9 Recipes You Don't Have to Cook
These illustrated recipes—where even smoothie ingredients look like a masterpiece—will make you rethink index cards.
If you've ever flipped through a cookbook to find something to make for dinner and been turned off by endless instructions or the dreaded recipe within a recipe ("turn to page 335 to see how to make the parsley water"), this colorful collection will be a relief. The brother-and-sister design team of Nate Padavick and Salli Swindell started a blog called They Draw & Cook
and invited artists from around the world to contribute illustrated recipes. Here's a sampling of the site's now-enormous collection. Click through and let them inspire you. Whether or not you actually follow the instructions for making, say, the madeleines by Australian cook Jessica Barnes
(shown here) is irrelevant because the little golden cakes and intricate pattern behind them are a feast for the eyes.
La Quiche Lorraine
This French café standby might just be the classiest way to combine bacon, eggs and cheese. The illustration, by Paris designer Gaït
, is equally sophisticated. We love it because it's also infused with a touch of wit, with a very proper waiter falling down and spilling all the ingredients over to the instructions side of the page.
Arugula, Avocado & Grapefruit Salad
It doesn't get much simpler than this six-ingredient, no-quantities-given salad. Swindell
created the image and says, "I like illustrating recipes that are just a toss-up of ingredients that play well together. The arugula is peppery, the avocado is creamy and the citrus is tangy. My goal was to make the illustration sing as much as those flavors do together."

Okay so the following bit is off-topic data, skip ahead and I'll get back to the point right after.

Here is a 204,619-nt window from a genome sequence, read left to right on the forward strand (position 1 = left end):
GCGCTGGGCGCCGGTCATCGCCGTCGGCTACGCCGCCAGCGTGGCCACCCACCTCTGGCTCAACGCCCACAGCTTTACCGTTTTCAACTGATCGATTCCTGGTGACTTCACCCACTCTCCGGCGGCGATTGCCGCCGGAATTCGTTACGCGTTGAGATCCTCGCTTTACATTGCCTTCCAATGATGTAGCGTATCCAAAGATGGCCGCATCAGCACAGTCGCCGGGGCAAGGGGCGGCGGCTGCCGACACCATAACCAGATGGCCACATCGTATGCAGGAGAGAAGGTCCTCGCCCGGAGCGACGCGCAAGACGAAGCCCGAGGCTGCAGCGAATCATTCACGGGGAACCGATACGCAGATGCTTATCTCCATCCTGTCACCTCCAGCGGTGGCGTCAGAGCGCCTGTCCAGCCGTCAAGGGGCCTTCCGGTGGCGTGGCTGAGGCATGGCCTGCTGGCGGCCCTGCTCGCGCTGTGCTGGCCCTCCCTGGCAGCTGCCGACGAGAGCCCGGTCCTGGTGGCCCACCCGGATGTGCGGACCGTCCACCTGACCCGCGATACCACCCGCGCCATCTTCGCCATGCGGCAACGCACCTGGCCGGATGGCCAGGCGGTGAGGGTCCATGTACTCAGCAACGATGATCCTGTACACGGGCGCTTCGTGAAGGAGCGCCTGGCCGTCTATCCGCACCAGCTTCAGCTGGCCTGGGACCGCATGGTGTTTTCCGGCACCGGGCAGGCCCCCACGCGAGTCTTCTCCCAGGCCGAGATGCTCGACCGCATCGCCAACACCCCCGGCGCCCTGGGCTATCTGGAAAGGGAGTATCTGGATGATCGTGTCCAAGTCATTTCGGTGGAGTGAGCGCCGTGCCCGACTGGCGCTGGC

Monster Bangers and Mash
Sheffield, U.K., designer Sarah Ward
translated the traditional English sausage-and-potatoes dish into an easy-to-follow, clever recipe. It may be known as pub grub, but this version's punchy name and fuzzy-eared monster adds a kid-friendly (and adorable) touch.
Maryland Steamed Crabs
Is there something sinister lurking behind Baltimore illustrator Cailin Nealon
's seemingly simple recipe, or is it just us? Maybe it's the girl's swirling, dark hair and big eyes, or the kitty's devilish grin, or the mysterious crab claws holding shakers of salt and dry mustard...but something in this cutting-edge design reminds us of Baltimore film director John Waters' campy plots. And we love it.
Recipes aren't always about showing the ingredients, and this one, by Chicagoan Jane Dixon
, evokes more of an experience and sensation. The pared-down illustration is tropical and relaxing. Coconut macaroons, take us away! Bonus: There's no perfectly styled, finished product photograph to compare your own homemade version to.
Imagine lining up such straightforward ingredients as strawberries, papaya, avocado, honey, milk and cinnamon on the kitchen counter and taking a picture, and you're in been-there-done-that, standard healthy cookbook territory. But in this rendition, by Jordan-born Abz Hakim
, the very same combination becomes a thing of beauty.
Pimm's No. 1
As if the recipe's name weren't swank enough, this elegant watercolor from Maryland illustrator Rebecca Bradley
(who's spent time living in London and elsewhere in the U.K.) makes us want to turn this recipe into a tray that would hold glasses of the English cocktail for us and some friends as we sit on the lawn watching a polo match while we all wear fancy hats.
Veggie Juice Hangover Cure
This pick-me-up would be tasty anytime, but this recipe's bold graphics are perfect for those moments when, er, you're having some trouble getting your eyes to focus. San Francisco graphic designer Diana Heom
's illustration can even be blown up to poster size—which you can now do at GreatBigCanvas.com
—to hang over (no pun intended) your desk on January 1.